The Irish Central Statistics Office is facing international ridicule for its “leprechaun economics,” after announcing a 26% growth rate in Irish GDP for 2015, up from an initial estimate of 7.8%.
Concern has been shown by many of the world’s top economists that the enormous growth rate is not reflective of the true rate of growth in Ireland in the last year. They feel the figure should be closer to the increase shown in consumer spending for 2015, which stood at 4.5%.
Nobel-prize award-winning economist Paul Krugman, in particular, criticized the growth rate, coining the phrase “leprechaun economics” in a tweet in which he highlights one-off occurrences he believes should not have been considered in an accurate reflection of growth rate, such as the restructuring of multinationals that did not see them completely physically relocate to Ireland, the movement of patents, and activity in the aircraft leasing sector.
Leprechaun economics: Ireland reports 26 percent growth! But it doesn't make sense. Why are these in GDP? pic.twitter.com/h6M0LhQkSd— Paul Krugman (@paulkrugman) July 12, 2016
The rate released by the CSO includes a 102 percent spike in net exports, which would not have occurred if these activities weren't taken into account, and many economists feel they have no real relation to the Irish economy.
The open Irish economy, with its 12.5 percent corporation tax, has attracted several US companies in recent years and this has been blamed for the spike in GDP in 2015. Many of these companies take advantage of tax inversions to relocate their headquarters to Ireland but maintain most of their operations overseas. Under these terms, however, the company is still deemed “Irish” in terms of the annual government finance figures. This may not be an accurate reflection of the percentage of the company's assets based in Ireland itself or the employment being created in these headquarters, however.
“The growth reported for 2015 is clearly an aberration, mainly caused by inversions during the period, but it does have some tangible consequences for the country,” Dermot O’Leary, an economist at Goodbody Stockbrokers in Dublin, told Bloomberg.
“In a highly charged U.S. political climate where the issue is likely to be prominent, it brings unwanted attention on Ireland as a location for large inversions.”
The CSO stand by their figures, however, acknowledging that such a large increase may have come as a shock.
"That's how we understand it," Michael Connolly of the CSO told Newstalk.
"We are a very small economy and if we get a big increase in assets, this is what happens.
"We were obviously looking over countries where these sort of numbers occur and they occur when something very dramatic happens or a collection of things comes together."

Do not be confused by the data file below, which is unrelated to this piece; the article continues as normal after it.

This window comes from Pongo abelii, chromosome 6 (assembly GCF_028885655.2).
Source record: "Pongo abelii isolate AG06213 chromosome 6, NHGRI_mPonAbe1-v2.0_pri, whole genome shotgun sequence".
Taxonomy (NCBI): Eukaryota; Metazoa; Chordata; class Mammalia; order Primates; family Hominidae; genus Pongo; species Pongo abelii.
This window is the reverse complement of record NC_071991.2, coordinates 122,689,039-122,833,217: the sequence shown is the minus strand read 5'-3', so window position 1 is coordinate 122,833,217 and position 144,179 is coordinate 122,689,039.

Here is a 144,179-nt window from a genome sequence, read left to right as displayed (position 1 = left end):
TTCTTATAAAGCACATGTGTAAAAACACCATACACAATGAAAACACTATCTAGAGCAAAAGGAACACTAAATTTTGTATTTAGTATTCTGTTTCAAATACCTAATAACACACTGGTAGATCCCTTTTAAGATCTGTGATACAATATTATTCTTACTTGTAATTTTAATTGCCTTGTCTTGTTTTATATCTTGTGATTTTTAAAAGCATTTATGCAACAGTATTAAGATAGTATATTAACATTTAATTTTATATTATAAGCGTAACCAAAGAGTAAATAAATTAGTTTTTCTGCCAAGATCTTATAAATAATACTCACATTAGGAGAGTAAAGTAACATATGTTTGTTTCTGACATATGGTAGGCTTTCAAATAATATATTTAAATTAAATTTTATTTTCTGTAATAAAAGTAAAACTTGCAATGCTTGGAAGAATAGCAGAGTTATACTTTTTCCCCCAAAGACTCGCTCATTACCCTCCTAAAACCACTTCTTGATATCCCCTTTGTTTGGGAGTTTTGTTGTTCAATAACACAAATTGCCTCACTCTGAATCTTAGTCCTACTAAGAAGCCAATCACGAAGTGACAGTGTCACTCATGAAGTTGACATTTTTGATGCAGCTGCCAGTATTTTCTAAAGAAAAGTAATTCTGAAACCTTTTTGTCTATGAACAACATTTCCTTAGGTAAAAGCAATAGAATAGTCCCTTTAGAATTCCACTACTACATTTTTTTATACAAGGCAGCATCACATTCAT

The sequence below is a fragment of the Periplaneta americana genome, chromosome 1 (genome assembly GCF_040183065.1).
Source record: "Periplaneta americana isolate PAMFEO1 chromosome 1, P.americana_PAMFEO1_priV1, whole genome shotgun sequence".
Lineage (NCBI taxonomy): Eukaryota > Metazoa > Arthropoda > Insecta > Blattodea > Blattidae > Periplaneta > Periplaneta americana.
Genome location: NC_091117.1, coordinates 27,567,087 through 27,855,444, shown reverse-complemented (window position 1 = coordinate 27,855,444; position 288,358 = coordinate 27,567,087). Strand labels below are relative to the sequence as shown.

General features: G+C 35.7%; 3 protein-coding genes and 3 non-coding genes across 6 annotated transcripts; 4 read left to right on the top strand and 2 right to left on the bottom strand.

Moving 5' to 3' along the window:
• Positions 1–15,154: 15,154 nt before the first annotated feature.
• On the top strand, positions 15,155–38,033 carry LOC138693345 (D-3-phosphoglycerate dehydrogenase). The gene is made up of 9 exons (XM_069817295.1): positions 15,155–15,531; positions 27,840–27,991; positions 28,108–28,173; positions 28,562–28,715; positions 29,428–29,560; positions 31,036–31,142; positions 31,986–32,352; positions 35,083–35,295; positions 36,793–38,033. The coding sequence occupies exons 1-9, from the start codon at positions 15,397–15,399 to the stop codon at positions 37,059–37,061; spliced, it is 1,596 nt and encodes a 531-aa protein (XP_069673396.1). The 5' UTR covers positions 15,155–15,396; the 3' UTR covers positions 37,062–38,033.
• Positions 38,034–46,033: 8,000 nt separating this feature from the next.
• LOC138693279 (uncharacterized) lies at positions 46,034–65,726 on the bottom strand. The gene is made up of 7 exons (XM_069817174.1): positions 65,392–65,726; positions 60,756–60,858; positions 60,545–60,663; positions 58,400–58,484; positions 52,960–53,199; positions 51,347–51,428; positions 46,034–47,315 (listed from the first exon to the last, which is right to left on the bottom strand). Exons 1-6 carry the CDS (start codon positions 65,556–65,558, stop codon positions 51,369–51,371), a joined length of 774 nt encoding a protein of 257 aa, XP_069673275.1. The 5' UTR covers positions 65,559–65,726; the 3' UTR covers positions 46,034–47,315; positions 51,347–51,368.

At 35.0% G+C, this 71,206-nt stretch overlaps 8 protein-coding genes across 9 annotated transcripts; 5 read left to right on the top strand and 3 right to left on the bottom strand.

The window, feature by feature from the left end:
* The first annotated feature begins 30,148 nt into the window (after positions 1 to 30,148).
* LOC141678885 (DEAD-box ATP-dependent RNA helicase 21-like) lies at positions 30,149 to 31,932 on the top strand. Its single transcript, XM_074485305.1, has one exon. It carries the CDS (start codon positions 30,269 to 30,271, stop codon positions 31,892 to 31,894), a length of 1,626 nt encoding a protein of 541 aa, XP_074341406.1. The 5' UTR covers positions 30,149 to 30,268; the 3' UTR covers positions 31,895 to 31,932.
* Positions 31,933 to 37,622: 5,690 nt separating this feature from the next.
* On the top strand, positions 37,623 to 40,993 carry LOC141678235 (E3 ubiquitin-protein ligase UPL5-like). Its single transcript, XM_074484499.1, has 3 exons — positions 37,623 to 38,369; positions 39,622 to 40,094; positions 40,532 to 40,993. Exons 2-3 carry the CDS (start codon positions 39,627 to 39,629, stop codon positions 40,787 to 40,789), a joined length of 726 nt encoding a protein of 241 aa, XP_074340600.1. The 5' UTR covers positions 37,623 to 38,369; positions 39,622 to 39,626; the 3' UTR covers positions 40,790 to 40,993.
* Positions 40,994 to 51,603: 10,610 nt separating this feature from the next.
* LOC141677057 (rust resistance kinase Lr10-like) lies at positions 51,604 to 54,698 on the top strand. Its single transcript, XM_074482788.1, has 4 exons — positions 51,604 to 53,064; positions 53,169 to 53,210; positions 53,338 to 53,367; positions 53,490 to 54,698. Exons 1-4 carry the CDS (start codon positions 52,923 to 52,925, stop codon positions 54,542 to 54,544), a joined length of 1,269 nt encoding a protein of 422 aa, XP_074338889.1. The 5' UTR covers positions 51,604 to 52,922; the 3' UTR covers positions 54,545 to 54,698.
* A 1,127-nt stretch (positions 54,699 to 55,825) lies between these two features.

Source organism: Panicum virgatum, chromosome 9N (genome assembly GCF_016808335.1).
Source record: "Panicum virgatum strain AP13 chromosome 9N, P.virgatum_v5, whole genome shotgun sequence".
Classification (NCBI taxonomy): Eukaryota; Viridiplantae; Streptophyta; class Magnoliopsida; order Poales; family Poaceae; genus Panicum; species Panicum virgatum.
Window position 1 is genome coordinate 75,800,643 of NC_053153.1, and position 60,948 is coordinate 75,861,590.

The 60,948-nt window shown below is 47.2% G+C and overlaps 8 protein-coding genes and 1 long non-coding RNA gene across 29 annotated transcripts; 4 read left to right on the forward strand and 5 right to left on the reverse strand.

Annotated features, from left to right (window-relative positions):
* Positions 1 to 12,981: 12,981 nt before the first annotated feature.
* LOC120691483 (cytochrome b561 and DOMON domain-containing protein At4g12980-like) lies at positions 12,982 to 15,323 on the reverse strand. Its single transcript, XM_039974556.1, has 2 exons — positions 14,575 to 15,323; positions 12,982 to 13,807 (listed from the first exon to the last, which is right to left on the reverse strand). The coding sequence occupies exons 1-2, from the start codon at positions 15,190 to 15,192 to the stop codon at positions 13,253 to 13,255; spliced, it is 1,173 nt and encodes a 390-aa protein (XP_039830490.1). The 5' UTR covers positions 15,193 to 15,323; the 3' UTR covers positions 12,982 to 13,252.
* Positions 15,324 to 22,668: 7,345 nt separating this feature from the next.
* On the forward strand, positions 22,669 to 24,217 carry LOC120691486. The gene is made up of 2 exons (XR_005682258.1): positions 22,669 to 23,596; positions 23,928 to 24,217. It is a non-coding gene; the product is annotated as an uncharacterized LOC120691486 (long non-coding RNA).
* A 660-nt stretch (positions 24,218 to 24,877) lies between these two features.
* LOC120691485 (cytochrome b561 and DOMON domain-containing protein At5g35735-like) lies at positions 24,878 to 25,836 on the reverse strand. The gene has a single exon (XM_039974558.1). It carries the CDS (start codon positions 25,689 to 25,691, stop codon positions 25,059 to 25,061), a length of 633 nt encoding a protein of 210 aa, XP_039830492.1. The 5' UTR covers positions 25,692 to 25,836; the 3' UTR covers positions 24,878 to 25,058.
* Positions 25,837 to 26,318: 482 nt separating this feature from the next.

Mins Donohoe and Noonan insisting no leprechaun economics here.True, it's Pokémon Go economics, with fantasy indistinguishable from reality— Lise Hand (@liseinthecity) July 13, 2016
Ridicule of CSO growth figure might lead people to question their unemployment figures #leprechaunEconomics— Mick Caul (@caulmick) July 13, 2016
The rate of GDP growth for 2015 is almost four times that which was recorded by China last year and may result in an increase in Ireland’s contribution to the EU as the country's debt-to GDP ratio has now plummeted from 94 percent to under 80 percent.
“We can expect that there will be an increase on the circa 2.1 billion euros contribution we had expected to pay in 2017,” the Irish Department of Finance told Bloomberg on Wednesday.
“The final impact on our EU Budget contributions will depend on a number of variables including the size of the overall EU Budget for 2017 which is not due to be agreed until November.”
The CSO-announced growth rate is also the fastest rate on record for an Organization for Economic Cooperation and Development (OECD) member and is over three times the original estimate of 7.8 percent.
— Paul lynam (@pauldclynam) July 12, 2016
It's never good when a Nobel Laureate uses the term "Leprechaun economics" https://t.co/4tDUzUAKiS— aquigley (@aquigley) July 12, 2016
Central Bank Governor Philip Lane has voiced his concerns about the extremely high rate and is believed to be meeting with the CSO to discuss their figures on Monday. Irish opposition leader Mícheál Martin has also called the figures into question and yesterday requested an inquiry into how the CSO came to this rate.
Earlier this year the governing parties - Fine Gael and Labour - lost seats in the general election, a remarkable outcome if the economy was growing at 26%. Political commentators believed that the weak showing for the Labour Party in particular, suggested the general Irish public was not feeling the effects of the recovery. The GDP growth rate is sure to draw further attention on how the country’s tax system is organized.
Vincent Boland from The Financial Times believes the current figures will only “reinforce Irish cynicism about its much-touted recovery” mocking the CSO announcement, calling it a “work of Irish fiction.”
David McNamara, an economist at Davy, Ireland’s largest securities firm, laid some of the blame on the standard for national accounting within the EU, which does not suit Ireland’s open economy.
“Clearly, the standard European national accounting methodology is not fit for purpose as an indicator of economic growth in an economy like Ireland,” he said
"It throws away the European rule book in terms of its sensible application to Irish economic conditions," stated KBC chief economist Austin Hughes.
"A major rethink is required to formulate fiscal rules that are likely to lead to sustainable and healthy trends in Irish public finances.”
— Sandra Lewis (@ayreslewis) July 13, 2016
H/T: The Irish Times